For the past few weeks, I have been quietly suffering greatly from mild depression and anxiety. I have had these episodes in the past, but they have seemed to creep up more frequently. Oftentimes I want to completely isolate myself and sulk but my job as a fulltime mom does not let me do such a thing. So, like any other mom, I mask my feelings to make everyone else around me feel comfortable. Insomnia keeps me up at night, so I decided to take some sort of initiative and investigate my triggers of depression and anxiety. This task needed a bit of soul searching. I had to dig deep into my mind to uncover skeletons from my past. I wrote down every significant let down I ever experienced in my 26 years of living. I also wrote down my fears, what I am ashamed of, and the things I hide from people. I found that journaling these emotions was called Shadow working.
What is Shadow Work?
Let’s break down what shadow work actually is. By definition Shadow work is how you integrate the aspects of your unconscious psyche into your conscious experience and allow the positive aspects of the shadow self to express themselves. … When effectively used and channeled, the shadow self has traits that you can use to further your own personal development. The “Shadow” is an unconscious aspect of the personality that the conscious ego does not identify in itself.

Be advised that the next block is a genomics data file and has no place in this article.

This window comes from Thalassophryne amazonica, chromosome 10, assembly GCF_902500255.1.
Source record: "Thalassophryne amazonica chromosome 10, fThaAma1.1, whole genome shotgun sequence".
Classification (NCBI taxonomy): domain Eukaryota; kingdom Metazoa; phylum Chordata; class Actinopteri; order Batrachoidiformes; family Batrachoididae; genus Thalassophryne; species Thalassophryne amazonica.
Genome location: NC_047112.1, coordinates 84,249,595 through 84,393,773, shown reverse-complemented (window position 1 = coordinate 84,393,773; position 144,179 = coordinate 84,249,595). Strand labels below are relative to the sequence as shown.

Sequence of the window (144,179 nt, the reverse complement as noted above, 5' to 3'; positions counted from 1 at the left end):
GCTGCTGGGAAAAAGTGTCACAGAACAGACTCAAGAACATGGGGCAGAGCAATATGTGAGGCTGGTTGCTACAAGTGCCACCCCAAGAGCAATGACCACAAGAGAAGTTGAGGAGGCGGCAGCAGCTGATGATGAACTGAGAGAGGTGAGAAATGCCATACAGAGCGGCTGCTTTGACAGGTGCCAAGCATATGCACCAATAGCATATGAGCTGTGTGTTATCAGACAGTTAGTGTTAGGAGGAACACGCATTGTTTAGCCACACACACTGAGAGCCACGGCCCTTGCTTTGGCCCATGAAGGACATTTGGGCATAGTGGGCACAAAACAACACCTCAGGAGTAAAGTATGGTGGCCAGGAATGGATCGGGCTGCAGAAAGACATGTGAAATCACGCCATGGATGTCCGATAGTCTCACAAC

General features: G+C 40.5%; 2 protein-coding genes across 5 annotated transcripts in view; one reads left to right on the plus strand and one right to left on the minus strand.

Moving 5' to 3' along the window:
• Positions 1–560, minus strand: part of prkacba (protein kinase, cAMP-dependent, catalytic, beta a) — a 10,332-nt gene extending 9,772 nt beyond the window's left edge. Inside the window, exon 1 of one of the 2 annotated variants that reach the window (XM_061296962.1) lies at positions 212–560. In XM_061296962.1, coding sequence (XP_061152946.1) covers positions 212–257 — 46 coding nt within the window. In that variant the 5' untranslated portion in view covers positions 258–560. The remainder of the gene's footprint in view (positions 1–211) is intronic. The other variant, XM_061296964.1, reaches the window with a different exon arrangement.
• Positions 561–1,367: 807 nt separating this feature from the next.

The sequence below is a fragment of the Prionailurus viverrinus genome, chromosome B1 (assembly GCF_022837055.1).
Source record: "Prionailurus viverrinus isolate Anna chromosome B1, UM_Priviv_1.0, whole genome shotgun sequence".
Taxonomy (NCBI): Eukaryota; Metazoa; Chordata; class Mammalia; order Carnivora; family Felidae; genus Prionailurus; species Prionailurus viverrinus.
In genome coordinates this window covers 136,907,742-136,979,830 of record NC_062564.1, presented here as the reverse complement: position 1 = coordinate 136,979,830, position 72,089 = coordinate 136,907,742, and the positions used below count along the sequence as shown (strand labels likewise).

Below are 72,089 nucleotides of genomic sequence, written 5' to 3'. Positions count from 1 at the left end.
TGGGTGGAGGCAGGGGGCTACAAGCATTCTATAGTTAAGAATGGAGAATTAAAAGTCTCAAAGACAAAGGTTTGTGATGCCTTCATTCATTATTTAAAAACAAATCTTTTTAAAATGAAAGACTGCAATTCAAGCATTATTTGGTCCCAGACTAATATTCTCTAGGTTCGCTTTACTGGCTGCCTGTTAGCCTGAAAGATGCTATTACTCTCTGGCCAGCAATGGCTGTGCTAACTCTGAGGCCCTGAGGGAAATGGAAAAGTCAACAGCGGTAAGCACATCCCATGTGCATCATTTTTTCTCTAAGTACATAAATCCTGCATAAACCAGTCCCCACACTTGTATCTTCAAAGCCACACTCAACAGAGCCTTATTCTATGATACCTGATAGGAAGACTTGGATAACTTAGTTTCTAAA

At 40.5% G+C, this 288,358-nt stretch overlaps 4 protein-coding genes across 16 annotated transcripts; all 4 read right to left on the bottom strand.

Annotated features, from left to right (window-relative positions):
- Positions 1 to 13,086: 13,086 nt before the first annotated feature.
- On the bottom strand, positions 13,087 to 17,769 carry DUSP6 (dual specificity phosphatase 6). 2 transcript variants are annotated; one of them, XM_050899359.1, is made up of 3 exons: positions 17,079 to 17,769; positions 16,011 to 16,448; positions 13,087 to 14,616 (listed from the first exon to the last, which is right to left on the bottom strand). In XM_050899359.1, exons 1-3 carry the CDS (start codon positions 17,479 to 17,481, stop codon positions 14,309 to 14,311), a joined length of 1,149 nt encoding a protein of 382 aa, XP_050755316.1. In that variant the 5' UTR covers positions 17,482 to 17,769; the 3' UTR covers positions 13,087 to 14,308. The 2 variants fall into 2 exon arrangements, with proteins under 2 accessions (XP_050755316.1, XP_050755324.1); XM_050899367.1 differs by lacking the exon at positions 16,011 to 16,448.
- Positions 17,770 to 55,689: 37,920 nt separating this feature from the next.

Shadows that we may hide from others include anger, greed, judgement of others or ourselves, or shame. Those personality traits lie within our deep consciousness that has started developing since childhood.
How I am using Shadow Work for My Self Development:
Journaling my Shadows make me able to nurture my emotions by understanding the triggers that actually caused such feelings. I also have learned to talk to my ”inner child”. For example, if I have a negative thought about trying something new. I jot down those thoughts and evaluate why I may be afraid to start new things. I then let my inner child know that it’s okay to experience change. This is an actual example from my childhood. In my youth, my father had a very strict schedule for my sister and me. Anything that would disrupt those rules would result in great consequences for everyone in the house including my mom. So I adapted to doing the same thing every day the same exact way.
Things I say to my ”Inner Child” :
I try to remind myself that I am worthy of unconditional love, that I am worthy of abundance and success, that I love myself so much, and that I am not my depressive thoughts. Giving myself these reminders keep my heart full and my energy positive. I still have a lot of work to do but, every day is becoming brighter.